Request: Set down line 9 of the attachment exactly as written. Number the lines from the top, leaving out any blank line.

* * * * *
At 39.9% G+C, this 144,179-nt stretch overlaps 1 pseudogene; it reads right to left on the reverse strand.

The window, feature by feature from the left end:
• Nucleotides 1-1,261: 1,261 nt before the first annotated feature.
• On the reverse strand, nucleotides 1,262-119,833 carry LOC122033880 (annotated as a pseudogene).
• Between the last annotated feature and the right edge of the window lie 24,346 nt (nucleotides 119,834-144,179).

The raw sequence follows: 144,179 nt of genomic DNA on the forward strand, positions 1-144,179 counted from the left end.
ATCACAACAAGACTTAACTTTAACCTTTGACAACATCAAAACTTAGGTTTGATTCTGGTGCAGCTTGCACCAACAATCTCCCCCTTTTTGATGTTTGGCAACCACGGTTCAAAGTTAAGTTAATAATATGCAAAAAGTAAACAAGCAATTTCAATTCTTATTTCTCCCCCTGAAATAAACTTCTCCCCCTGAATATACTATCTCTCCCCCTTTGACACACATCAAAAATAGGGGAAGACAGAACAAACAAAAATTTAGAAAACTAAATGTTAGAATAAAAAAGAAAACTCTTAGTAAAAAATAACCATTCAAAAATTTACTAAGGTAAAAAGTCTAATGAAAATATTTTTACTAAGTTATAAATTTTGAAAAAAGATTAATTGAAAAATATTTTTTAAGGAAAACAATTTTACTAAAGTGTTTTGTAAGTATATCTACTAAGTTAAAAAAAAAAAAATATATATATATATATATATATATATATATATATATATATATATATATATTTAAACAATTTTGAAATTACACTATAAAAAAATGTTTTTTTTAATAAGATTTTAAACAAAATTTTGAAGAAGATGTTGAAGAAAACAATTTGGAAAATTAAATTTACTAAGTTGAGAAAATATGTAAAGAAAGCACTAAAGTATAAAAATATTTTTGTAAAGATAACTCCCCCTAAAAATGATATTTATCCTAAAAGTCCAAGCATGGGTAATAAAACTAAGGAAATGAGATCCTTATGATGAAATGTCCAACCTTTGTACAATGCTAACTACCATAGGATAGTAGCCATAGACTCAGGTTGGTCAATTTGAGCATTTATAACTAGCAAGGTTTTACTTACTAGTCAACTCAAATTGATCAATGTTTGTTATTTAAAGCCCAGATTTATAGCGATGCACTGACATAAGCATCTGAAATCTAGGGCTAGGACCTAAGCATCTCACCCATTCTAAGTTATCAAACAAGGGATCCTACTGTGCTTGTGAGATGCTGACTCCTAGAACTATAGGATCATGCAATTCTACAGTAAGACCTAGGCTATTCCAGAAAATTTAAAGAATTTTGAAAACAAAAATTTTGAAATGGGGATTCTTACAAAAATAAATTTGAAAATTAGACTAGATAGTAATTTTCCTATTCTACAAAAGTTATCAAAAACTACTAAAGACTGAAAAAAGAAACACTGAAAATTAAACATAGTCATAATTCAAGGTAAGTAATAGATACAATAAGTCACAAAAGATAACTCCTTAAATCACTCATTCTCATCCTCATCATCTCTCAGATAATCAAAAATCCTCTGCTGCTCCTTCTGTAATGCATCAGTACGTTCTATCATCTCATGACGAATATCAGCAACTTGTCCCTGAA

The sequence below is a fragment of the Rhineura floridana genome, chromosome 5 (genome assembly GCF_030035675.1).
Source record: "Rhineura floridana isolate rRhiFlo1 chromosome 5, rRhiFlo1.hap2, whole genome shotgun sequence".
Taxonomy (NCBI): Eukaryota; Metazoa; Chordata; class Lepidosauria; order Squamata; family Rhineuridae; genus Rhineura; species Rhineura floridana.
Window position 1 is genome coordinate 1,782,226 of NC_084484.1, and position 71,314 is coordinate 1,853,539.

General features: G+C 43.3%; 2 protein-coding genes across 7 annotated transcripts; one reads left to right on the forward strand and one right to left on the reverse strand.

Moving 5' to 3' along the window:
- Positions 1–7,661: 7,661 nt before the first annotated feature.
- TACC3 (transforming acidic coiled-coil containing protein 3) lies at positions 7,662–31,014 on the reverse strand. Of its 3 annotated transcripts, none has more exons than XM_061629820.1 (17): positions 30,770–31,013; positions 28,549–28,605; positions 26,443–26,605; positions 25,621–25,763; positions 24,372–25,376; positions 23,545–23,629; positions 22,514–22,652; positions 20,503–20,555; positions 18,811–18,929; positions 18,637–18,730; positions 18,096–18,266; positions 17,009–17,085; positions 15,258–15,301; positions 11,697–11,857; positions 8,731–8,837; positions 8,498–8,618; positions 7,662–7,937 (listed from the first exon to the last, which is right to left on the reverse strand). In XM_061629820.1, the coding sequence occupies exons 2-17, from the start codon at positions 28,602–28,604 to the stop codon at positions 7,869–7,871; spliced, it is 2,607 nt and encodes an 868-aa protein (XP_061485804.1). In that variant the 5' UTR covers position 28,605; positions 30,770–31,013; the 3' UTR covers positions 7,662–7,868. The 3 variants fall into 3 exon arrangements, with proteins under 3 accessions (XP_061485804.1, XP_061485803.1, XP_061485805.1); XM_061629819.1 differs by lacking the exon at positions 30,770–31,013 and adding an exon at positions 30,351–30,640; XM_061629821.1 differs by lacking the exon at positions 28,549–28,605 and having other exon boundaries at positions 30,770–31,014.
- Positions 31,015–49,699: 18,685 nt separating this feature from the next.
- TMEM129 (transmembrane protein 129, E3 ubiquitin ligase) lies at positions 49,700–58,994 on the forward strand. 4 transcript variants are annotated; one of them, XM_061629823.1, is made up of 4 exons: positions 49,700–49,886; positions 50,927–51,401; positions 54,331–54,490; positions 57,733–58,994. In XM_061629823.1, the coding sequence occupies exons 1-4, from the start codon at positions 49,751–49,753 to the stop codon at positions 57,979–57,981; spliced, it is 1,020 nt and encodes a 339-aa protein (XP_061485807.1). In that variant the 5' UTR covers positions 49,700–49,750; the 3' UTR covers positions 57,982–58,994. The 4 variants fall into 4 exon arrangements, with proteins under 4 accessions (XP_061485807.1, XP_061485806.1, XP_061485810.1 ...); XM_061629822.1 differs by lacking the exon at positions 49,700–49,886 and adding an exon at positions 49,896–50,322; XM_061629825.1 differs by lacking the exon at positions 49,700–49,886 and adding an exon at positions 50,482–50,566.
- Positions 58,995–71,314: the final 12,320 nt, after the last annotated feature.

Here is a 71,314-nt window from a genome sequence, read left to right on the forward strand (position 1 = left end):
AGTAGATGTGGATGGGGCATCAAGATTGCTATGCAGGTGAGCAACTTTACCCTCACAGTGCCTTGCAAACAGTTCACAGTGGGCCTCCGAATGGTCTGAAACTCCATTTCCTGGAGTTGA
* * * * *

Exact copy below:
Source record: "Rhineura floridana isolate rRhiFlo1 chromosome 5, rRhiFlo1.hap2, whole genome shotgun sequence".